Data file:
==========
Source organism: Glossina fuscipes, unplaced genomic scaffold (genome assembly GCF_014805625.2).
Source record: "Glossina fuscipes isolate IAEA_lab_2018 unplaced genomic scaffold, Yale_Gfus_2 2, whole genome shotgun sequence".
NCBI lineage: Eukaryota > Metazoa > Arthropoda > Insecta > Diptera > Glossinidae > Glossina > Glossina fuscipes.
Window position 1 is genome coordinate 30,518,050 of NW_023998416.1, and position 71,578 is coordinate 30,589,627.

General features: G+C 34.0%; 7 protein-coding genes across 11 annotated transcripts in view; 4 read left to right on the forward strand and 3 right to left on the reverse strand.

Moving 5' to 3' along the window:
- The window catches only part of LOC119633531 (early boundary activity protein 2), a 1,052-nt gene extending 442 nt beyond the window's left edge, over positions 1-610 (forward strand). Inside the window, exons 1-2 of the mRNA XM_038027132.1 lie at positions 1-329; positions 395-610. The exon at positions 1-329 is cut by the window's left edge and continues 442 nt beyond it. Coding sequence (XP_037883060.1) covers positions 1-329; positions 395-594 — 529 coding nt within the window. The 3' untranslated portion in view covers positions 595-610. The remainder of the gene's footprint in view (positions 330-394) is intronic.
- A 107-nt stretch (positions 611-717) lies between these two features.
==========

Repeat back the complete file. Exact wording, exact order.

Source organism: Glossina fuscipes, unplaced genomic scaffold (genome assembly GCF_014805625.2).
Source record: "Glossina fuscipes isolate IAEA_lab_2018 unplaced genomic scaffold, Yale_Gfus_2 2, whole genome shotgun sequence".
NCBI lineage: Eukaryota > Metazoa > Arthropoda > Insecta > Diptera > Glossinidae > Glossina > Glossina fuscipes.
Window position 1 is genome coordinate 30,518,050 of NW_023998416.1, and position 71,578 is coordinate 30,589,627.

General features: G+C 34.0%; 7 protein-coding genes across 11 annotated transcripts in view; 4 read left to right on the forward strand and 3 right to left on the reverse strand.

Moving 5' to 3' along the window:
- The window catches only part of LOC119633531 (early boundary activity protein 2), a 1,052-nt gene extending 442 nt beyond the window's left edge, over positions 1-610 (forward strand). Inside the window, exons 1-2 of the mRNA XM_038027132.1 lie at positions 1-329; positions 395-610. The exon at positions 1-329 is cut by the window's left edge and continues 442 nt beyond it. Coding sequence (XP_037883060.1) covers positions 1-329; positions 395-594 — 529 coding nt within the window. The 3' untranslated portion in view covers positions 595-610. The remainder of the gene's footprint in view (positions 330-394) is intronic.
- A 107-nt stretch (positions 611-717) lies between these two features.